White-Breasted Nuthatch: The Upside-Down Bird
The white-breasted nuthatch is adept at clambering up, down or around the trunks and limbs of trees. Attract a pair that stay year-round.
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Fall is one of the best times to become familiar with birds that stick around throughout the seasons, such as the charismatic white-breasted nuthatch. These gray-and-white residents don’t like sharing their space with other nuthatches, but will happily hang out with other species at the feeder.
Get to know the gravity-defying nuthatch bird family.
What Does a White-Breasted Nuthatch Look Like?
Courtesy Sarah Gibson
White-breasted nuthatches have short tails, white undersides and are bluish gray on top with a dark cap. They measure 5-1/2 inches with a wingspan of 11 inches. To tell males and females apart, look at their heads. “The male’s cap is jet black, while the female’s is more grayish,” Emma says.
White-breasted nuthatches are common throughout the United States. Whenever you see a bird going headfirst down a tree trunk, it’s probably a nuthatch. Extremely fun to watch, they are among the most acrobatic bird species.
Watch your fall feeders for a red-breasted nuthatch.
What Do White-Breasted Nuthatches Eat?
When hunting for spiders, weevils or ants, acrobatic white-breasted nuthatches can clamber up and down around tree trunks, inspecting all the nooks and crannies along the way. Depending on the season, they also eat sunflower seeds, peanuts or mealworms—and they always welcome suet. In winter, white breasted nuthatches trade insects for seeds and nuts like acorns.
With their versatile feeding style, any type of feeder suits them, but Emma says they won’t stay at the feeder for long. “They will take a seed, then crack it and eat it elsewhere. They also cache seeds in tree bark,” she says. Nuthatches may do this to avoid predators or competition with other birds, such as chickadees. Fill up your feeders with treats to get to know the white-breasted nuthatches that call your backyard their home.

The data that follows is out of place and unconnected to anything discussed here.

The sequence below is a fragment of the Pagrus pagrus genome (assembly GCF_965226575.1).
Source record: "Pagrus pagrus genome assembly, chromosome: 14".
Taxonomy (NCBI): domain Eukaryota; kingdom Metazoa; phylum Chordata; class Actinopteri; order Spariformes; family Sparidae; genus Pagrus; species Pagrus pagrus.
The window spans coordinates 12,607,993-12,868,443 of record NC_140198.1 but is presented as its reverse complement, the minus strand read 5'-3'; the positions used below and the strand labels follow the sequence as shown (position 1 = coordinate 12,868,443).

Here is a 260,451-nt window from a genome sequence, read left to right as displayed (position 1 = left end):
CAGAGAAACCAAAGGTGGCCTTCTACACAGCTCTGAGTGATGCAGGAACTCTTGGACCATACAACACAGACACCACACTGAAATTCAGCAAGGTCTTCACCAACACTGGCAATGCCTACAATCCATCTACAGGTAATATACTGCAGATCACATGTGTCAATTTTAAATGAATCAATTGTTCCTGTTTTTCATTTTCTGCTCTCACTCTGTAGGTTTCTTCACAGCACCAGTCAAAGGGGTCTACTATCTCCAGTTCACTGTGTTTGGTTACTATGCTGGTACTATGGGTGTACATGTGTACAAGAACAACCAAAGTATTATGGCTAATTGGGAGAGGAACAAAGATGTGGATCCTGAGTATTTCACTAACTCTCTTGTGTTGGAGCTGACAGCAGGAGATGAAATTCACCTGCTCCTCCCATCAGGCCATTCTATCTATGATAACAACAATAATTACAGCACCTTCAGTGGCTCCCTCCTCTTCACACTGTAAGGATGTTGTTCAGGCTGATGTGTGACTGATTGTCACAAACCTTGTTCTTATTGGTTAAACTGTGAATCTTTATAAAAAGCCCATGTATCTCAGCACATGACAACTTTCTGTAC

Nuthatch Suet Feeder
A sturdy aluminum decorative frame holds a suet cake in place, while the roof shields the visiting birds from inclement weather.
Discover the 4 foods nuthatches love to eat.
Nest and Eggs
Find white-breasted nuthatches in deciduous woodlands, where they nest in small tree cavities, such as the ones that woodpeckers excavate. Dead trees offer fantastic habitat for nuthatches and other birds. Before removing an old tree on your property, Emma says, “Always remember it might be a good little nuthatch home.”
The female builds a cup-shaped nest, lining it with feathers, grasses and soft materials, where the pair raises one brood of five to nine eggs per nesting season. Their eggs are white with reddish-brown markings.
After building a nest, an adult white-breasted nuthatch sometimes sweeps a crushed insect around the outside of the nest with its bill. The chemicals from the bug might dissuade predators.
White-breasted nuthatches occasionally use nest boxes, so you may get lucky and have a nesting pair in your backyard.
Learn how to tell the difference between a nuthatch vs a chickadee.
White-Breasted Nuthatch Call
Listen to the white breasted nuthatch’s song. You’ll hear a nasal “yank-yank-yank” call.
Bird songs provided by the Cornell Lab of Ornithology.
“I love hearing the white-breasted nuthatch calls. They’re very distinct, and the way they cling to trees is beautiful,” says Birds & Blooms reader Selena Ross of Colorado Springs, Colorado.
Head south to see a brown-headed nuthatch.
Range Map and Habitat
Look for this species in areas with plentiful trees. You can spot them in their range throughout the year.
“They’re a nonmigratory bird,” says Emma Greig, project leader of FeederWatch with the Cornell Lab of Ornithology. These nuthatches form long-term bonds and defend their home space. She says, “People will have the same pair of birds in their yard. You might see them creeping up and down a tree or on a tube feeder.”
Even though they won’t share their territory with other nuthatches, Emma points out that white-breasteds are neighborly with other birds, flocking with chickadees and titmice. This behavior is common in winter, when it’s beneficial to have more eyes watching for predators.
Range maps provided by Kaufman Field Guides, the official field guide of Birds & Blooms.